November 20, 2006

ALEXANDRIA, VA – The holiday season is a time to celebrate, go to parties, and spend time with family and friends. Additionally, many consumers may not realize that maintaining proper hydration is as important during the colder fall and winter temperatures as it is during warmer seasons.

The International Bottled Water Association (IBWA) reminds consumers that bottled water provides the perfect beverage choice for those who wish to avoid or moderate calories, caffeine, sugar, artificial colors or flavors, alcohol and other ingredients. Whether as a replacement for high-calorie beverage choices or as an alternative to alcohol beverages for guests and designated drivers, bottled water offers consumers a refreshing, hydrating beverage that provides consistent safety, quality, convenience, and good taste. And with the variety of types available – from spring and purified to mineral to sparking bottled water – consumers have many choices to suit their specific needs and occasions.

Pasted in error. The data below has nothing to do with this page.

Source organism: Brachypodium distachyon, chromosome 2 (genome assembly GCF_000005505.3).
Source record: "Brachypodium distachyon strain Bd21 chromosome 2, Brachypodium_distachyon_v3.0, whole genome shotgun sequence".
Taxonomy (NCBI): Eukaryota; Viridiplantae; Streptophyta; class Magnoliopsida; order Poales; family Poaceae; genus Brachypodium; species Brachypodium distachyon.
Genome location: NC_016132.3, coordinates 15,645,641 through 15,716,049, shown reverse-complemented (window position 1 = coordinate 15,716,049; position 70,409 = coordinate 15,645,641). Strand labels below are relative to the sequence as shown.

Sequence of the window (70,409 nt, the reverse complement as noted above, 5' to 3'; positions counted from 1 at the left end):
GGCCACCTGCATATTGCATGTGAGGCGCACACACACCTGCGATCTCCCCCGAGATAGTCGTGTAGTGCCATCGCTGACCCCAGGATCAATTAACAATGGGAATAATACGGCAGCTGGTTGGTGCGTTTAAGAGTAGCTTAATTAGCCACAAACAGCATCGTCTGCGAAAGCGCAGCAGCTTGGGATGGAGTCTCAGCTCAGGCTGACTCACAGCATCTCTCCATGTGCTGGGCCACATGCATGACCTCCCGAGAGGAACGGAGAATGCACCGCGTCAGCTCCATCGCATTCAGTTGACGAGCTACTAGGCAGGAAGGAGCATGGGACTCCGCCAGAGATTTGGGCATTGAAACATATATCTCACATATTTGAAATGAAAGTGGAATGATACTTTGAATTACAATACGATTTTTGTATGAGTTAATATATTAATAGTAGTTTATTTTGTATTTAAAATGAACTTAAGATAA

Water plays a critical role in almost every bodily function, and Americans need to remember that it's easy to become dehydrated in the winter, and not just in the summer. The colder it is outside, the harder your body must work to maintain proper body temperature – and that extra energy requires proper hydration. To help individuals meet their personal hydration goals, IBWA has a hydration calculator available on its website ( This hydration resource is an interactive tool based on expert resources and the most current findings of the National Academy of Sciences, as reported in its February 2004 report, "Dietary Reference Intakes (DRI) for Water, Potassium, Sodium, Chloride, and Sulfate." IBWA's Hydration Calculator provides helpful suggestions about an individual's total fluid intake derived from both beverages and food, and other information about water's vital role in refreshment, health and hydration. To use the IBWA Hydration Calculator, visit

For more holiday hydration and bottled water tips and for general information about IBWA and bottled water, a packaged food product regulated by the US Food and Drug Administration (FDA), visit